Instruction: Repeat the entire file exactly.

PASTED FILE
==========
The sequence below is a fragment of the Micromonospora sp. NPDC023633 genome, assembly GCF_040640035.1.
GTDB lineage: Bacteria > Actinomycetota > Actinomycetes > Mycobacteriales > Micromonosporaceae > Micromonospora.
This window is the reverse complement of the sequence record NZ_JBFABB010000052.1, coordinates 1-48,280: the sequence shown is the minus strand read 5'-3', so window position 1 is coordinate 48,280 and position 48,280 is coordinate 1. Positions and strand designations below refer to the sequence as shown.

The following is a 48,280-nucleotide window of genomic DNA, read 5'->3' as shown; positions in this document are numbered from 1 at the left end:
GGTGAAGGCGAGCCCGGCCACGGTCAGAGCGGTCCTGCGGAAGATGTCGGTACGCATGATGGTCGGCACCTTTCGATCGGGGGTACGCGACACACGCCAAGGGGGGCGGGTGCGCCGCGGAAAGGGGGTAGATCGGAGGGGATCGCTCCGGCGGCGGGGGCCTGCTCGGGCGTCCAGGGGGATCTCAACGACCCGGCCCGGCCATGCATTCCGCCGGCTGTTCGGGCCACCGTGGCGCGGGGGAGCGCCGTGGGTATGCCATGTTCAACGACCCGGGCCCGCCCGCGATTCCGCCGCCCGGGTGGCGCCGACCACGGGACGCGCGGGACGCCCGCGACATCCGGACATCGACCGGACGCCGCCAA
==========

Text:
The sequence below is a fragment of the Micromonospora sp. NPDC023633 genome, assembly GCF_040640035.1.
GTDB lineage: Bacteria > Actinomycetota > Actinomycetes > Mycobacteriales > Micromonosporaceae > Micromonospora.
This window is the reverse complement of the sequence record NZ_JBFABB010000052.1, coordinates 1-48,280: the sequence shown is the minus strand read 5'-3', so window position 1 is coordinate 48,280 and position 48,280 is coordinate 1. Positions and strand designations below refer to the sequence as shown.

The following is a 48,280-nucleotide window of genomic DNA, read 5'->3' as shown; positions in this document are numbered from 1 at the left end:
GGTGAAGGCGAGCCCGGCCACGGTCAGAGCGGTCCTGCGGAAGATGTCGGTACGCATGATGGTCGGCACCTTTCGATCGGGGGTACGCGACACACGCCAAGGGGGGCGGGTGCGCCGCGGAAAGGGGGTAGATCGGAGGGGATCGCTCCGGCGGCGGGGGCCTGCTCGGGCGTCCAGGGGGATCTCAACGACCCGGCCCGGCCATGCATTCCGCCGGCTGTTCGGGCCACCGTGGCGCGGGGGAGCGCCGTGGGTATGCCATGTTCAACGACCCGGGCCCGCCCGCGATTCCGCCGCCCGGGTGGCGCCGACCACGGGACGCGCGGGACGCCCGCGACATCCGGACATCGACCGGACGCCGCCAA